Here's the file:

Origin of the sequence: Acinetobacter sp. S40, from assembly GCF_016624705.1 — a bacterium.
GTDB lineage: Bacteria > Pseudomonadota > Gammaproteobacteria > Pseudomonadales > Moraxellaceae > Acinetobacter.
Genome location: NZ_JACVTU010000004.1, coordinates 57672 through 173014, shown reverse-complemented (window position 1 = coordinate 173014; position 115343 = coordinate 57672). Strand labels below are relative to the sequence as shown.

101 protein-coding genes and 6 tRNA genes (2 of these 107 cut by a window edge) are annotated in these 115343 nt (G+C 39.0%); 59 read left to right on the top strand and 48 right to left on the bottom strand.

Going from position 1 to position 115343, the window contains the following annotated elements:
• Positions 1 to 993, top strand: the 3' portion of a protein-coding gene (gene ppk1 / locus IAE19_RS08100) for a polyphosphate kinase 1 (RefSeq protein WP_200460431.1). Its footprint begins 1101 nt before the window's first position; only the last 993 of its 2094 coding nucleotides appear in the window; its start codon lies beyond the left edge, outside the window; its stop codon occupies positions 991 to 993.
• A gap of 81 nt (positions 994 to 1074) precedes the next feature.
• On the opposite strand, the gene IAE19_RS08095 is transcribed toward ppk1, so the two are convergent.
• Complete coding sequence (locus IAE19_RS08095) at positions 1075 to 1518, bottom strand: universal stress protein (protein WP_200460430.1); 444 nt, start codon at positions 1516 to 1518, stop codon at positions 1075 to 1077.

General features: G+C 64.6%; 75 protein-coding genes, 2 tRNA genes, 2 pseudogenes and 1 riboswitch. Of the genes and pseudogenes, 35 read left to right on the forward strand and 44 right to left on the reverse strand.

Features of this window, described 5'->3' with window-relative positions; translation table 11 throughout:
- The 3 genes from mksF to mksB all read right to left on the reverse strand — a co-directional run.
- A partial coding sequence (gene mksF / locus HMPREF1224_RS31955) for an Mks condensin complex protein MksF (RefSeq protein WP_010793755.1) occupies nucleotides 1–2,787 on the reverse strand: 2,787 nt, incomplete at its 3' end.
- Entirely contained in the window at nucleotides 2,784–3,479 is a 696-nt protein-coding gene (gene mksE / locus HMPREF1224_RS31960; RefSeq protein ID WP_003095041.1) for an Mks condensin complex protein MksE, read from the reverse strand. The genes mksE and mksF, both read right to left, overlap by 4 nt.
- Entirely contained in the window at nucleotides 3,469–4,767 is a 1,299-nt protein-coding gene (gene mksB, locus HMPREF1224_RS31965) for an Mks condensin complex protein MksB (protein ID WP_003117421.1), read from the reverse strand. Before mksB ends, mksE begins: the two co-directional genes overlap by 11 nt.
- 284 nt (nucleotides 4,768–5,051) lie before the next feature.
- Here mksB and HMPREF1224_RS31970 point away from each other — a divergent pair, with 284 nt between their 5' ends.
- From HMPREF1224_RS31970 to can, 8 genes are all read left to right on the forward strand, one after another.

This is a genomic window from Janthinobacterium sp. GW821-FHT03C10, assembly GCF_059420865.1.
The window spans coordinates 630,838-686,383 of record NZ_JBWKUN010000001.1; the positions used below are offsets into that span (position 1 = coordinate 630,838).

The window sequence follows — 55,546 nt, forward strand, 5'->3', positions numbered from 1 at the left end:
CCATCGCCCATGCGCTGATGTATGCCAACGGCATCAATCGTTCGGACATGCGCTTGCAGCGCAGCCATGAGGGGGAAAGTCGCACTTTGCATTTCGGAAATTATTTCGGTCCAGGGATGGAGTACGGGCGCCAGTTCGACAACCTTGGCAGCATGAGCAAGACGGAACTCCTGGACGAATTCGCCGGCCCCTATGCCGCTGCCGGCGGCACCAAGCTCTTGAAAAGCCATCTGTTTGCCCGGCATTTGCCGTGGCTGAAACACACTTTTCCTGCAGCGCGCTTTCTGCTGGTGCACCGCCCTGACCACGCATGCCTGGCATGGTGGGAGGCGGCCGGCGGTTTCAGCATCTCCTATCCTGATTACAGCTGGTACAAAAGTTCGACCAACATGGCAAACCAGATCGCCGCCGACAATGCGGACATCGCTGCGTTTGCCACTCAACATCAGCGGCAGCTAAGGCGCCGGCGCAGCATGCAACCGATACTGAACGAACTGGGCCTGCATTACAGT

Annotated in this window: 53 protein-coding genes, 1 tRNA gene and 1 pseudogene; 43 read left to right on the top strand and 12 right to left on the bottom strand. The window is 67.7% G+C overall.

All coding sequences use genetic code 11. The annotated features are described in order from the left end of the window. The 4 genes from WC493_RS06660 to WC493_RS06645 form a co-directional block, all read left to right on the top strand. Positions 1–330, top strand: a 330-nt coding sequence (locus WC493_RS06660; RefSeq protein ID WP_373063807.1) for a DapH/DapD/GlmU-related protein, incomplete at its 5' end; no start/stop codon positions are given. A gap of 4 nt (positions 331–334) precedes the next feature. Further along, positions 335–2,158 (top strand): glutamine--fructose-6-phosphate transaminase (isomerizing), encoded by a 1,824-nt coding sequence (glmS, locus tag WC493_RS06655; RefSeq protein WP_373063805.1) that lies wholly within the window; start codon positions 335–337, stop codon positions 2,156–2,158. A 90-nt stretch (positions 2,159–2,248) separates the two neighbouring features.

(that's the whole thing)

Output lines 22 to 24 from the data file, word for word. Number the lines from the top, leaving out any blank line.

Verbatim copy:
CCATCGCCCATGCGCTGATGTATGCCAACGGCATCAATCGTTCGGACATGCGCTTGCAGCGCAGCCATGAGGGGGAAAGTCGCACTTTGCATTTCGGAAATTATTTCGGTCCAGGGATGGAGTACGGGCGCCAGTTCGACAACCTTGGCAGCATGAGCAAGACGGAACTCCTGGACGAATTCGCCGGCCCCTATGCCGCTGCCGGCGGCACCAAGCTCTTGAAAAGCCATCTGTTTGCCCGGCATTTGCCGTGGCTGAAACACACTTTTCCTGCAGCGCGCTTTCTGCTGGTGCACCGCCCTGACCACGCATGCCTGGCATGGTGGGAGGCGGCCGGCGGTTTCAGCATCTCCTATCCTGATTACAGCTGGTACAAAAGTTCGACCAACATGGCAAACCAGATCGCCGCCGACAATGCGGACATCGCTGCGTTTGCCACTCAACATCAGCGGCAGCTAAGGCGCCGGCGCAGCATGCAACCGATACTGAACGAACTGGGCCTGCATTACAGT

Annotated in this window: 53 protein-coding genes, 1 tRNA gene and 1 pseudogene; 43 read left to right on the top strand and 12 right to left on the bottom strand. The window is 67.7% G+C overall.

All coding sequences use genetic code 11. The annotated features are described in order from the left end of the window. The 4 genes from WC493_RS06660 to WC493_RS06645 form a co-directional block, all read left to right on the top strand. Positions 1–330, top strand: a 330-nt coding sequence (locus WC493_RS06660; RefSeq protein ID WP_373063807.1) for a DapH/DapD/GlmU-related protein, incomplete at its 5' end; no start/stop codon positions are given. A gap of 4 nt (positions 331–334) precedes the next feature. Further along, positions 335–2,158 (top strand): glutamine--fructose-6-phosphate transaminase (isomerizing), encoded by a 1,824-nt coding sequence (glmS, locus tag WC493_RS06655; RefSeq protein WP_373063805.1) that lies wholly within the window; start codon positions 335–337, stop codon positions 2,156–2,158. A 90-nt stretch (positions 2,159–2,248) separates the two neighbouring features.